In the first stage of the White House sex scandal, the media was obsessed with how allegations of sexual misconduct and possible cover-up against Bill Clinton might bring down his presidency. "Can Clinton survive?" was the question reporters barraged us with that week. The best answer was, "We'll have to wait until we really know what happened." Of course, the high velocity and fiercely competitive media couldn't do that as they rushed to judgment, turning even mere rumors into instant news stories in a bigger press frenzy than even the death of Princess Diana had created. During Watergate, it took two reliable sources to confirm a controversial news story, but those standards have long since been abandoned.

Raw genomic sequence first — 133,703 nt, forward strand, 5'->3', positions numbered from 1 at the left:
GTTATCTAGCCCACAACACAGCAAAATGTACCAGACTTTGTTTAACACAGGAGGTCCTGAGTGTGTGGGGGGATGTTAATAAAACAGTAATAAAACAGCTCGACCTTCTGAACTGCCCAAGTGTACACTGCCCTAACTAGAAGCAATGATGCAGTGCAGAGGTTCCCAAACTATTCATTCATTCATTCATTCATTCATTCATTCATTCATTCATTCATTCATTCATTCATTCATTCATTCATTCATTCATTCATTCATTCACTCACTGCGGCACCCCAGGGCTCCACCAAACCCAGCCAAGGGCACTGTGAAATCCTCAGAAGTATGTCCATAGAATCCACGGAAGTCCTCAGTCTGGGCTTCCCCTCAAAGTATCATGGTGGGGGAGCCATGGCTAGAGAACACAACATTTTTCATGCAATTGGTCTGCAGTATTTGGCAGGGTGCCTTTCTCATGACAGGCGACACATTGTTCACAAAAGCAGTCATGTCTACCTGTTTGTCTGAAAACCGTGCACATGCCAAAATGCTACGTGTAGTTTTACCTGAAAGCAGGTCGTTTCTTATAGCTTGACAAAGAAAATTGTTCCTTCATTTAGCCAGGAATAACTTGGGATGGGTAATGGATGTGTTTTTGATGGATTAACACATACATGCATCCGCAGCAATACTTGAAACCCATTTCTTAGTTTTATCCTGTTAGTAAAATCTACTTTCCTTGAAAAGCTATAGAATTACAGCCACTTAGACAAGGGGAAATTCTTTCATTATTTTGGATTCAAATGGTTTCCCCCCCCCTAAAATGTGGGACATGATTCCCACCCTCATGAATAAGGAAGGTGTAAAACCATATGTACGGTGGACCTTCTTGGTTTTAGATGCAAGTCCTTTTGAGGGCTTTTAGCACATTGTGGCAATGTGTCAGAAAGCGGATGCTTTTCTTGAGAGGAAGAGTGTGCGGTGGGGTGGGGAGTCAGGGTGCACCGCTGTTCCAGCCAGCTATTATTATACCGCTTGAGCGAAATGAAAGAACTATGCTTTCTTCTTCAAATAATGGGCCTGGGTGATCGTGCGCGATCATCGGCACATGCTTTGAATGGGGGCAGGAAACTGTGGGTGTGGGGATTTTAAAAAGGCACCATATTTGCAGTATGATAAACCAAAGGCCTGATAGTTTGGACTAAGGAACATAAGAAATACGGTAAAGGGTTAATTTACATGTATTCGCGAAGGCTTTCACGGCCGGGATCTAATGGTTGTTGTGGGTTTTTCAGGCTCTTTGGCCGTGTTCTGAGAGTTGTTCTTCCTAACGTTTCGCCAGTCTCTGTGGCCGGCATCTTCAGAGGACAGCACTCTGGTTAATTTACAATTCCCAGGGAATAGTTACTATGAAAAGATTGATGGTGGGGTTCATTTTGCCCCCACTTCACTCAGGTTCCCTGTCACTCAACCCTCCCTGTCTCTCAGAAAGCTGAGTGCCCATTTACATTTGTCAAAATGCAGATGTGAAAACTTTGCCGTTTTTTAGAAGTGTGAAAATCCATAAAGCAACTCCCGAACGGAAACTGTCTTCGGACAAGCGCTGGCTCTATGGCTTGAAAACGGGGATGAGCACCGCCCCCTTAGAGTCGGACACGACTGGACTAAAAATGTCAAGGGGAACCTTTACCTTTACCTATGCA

The second stage of the scandal began with Bill Clinton's successful State of the Union speech and Hillary Clinton's vigorous attack on her husband's critics. When the media saw public opinion polls much more favorable to Clinton than to them, they changed their message dramatically. The press then began saying that the public cares more about the president's policies than they do about his sex life, and started asking religious and moral leaders whether they were appalled by this attitude. Instead of asking, "What's more important, the president's morality or his political agenda?" we should have been asking about the connections between the two.